1550

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The Gazette... the First Newspaper *

Before this time, the daily or weekly news was distributed via word-of-mouth by eavesdroppers or by royal proclamations posted in the public square. This year, Venetian printers are producing a few sheets of throw-away news that they sell for a small coin called a gazetta. It is worth about a penny and a half. These "penny papers" are scorned because of their low price and ubiquity, yet people buy them like they do modern gossip rags. The idea of printing newspapers filled with important facts will not occur to the printers until the American Civil War when they will notice a dramatic increase in sales whenever they print more-or-less accurate war news such as casualty numbers rather than the usual "Our side is fighting for all that is good and their side is biting off the heads of live puppies." You've heard that riff a million times. [1] [2] [3] [4] [5] [6]

My Take by Alex Shrugged
Internet news sites such as the Drudge Report are denigrated because they are not fact-checked, but recent news coverage of the GermanWings plane crash is no better. The so-called professional reporters run with "sources from inside the investigation." That means press releases that wish to change the focus of the news coverage. These 'sources' said that the data recorder was destroyed on impact (a device designed to survive impact with a mountain at high speed... the plane, not the mountain) yet they found a cellphone chip with a video recording that survived. So where is the video? The news media should be treated with the same skepticism that one uses when reading the Enquirer. You know... the guys who uncovered the story of a presidential candidate who was shtup'ing (stuffing) his video photographer while his wife was dying of cancer. The news is shmooze (that is Yiddish for 'idle talk', maybe valuable, maybe not). [7] [8] [9]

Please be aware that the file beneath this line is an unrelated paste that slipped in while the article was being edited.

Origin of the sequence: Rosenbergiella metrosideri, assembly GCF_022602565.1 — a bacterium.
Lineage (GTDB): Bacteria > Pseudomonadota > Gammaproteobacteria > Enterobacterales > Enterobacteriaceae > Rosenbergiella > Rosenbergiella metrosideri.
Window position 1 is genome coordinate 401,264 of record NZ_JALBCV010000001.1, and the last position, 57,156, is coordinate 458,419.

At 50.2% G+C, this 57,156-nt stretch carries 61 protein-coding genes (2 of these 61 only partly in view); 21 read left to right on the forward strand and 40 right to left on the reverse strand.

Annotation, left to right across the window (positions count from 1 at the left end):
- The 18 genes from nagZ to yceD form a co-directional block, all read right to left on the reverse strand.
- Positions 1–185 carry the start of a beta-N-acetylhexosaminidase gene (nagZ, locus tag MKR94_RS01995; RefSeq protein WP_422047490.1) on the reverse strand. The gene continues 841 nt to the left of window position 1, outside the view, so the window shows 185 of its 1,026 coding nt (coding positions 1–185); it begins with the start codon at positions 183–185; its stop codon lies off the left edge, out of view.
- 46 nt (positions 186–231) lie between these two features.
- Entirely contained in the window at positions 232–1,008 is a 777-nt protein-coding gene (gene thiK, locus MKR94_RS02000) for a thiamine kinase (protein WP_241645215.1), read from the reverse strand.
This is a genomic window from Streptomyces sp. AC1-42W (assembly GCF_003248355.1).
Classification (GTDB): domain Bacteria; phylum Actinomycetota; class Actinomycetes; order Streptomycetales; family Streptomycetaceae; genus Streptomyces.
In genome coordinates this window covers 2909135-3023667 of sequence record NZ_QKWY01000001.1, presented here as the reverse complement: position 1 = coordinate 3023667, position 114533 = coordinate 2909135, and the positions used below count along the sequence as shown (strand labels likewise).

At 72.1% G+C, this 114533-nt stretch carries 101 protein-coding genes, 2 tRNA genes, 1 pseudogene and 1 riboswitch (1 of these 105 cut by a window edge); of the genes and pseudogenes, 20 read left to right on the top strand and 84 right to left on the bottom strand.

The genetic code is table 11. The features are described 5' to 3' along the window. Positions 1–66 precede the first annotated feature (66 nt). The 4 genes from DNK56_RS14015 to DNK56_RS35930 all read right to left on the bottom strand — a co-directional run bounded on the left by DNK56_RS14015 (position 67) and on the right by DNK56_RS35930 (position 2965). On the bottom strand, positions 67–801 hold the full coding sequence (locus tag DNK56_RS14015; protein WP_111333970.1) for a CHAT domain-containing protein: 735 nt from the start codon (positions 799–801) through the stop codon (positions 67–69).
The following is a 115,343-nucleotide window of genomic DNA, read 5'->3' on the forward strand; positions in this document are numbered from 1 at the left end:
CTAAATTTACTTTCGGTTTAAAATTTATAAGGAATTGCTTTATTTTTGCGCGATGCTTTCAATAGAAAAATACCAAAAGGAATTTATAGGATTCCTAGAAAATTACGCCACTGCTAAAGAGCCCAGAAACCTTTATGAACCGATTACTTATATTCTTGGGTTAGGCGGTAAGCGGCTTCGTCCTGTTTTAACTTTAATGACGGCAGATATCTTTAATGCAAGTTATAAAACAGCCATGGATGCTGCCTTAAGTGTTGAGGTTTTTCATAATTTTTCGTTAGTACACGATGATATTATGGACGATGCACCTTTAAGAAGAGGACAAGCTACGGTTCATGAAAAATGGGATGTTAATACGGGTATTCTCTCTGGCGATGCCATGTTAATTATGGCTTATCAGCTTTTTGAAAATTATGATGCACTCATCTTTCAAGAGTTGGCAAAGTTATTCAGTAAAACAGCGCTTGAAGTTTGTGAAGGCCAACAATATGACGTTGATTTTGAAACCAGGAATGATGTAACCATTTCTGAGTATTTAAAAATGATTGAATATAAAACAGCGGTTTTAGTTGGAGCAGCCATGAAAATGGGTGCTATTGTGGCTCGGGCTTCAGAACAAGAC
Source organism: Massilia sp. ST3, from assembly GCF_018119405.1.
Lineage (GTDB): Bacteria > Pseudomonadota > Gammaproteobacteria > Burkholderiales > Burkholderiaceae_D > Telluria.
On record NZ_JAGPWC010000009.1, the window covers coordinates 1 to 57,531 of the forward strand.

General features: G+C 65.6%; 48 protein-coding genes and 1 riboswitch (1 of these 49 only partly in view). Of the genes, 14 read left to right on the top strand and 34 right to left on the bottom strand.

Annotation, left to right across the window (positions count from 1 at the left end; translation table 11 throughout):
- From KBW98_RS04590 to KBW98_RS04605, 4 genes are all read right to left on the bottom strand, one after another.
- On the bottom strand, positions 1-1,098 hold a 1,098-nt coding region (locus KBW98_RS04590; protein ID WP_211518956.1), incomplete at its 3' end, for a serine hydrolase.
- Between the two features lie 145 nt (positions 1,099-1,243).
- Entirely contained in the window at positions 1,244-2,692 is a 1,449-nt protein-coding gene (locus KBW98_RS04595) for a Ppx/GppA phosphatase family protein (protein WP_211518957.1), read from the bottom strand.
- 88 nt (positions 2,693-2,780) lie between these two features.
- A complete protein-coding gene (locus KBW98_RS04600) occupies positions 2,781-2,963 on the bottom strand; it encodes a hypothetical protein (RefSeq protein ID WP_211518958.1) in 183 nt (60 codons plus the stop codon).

Predictably, Nostradamus Writes His First Almanac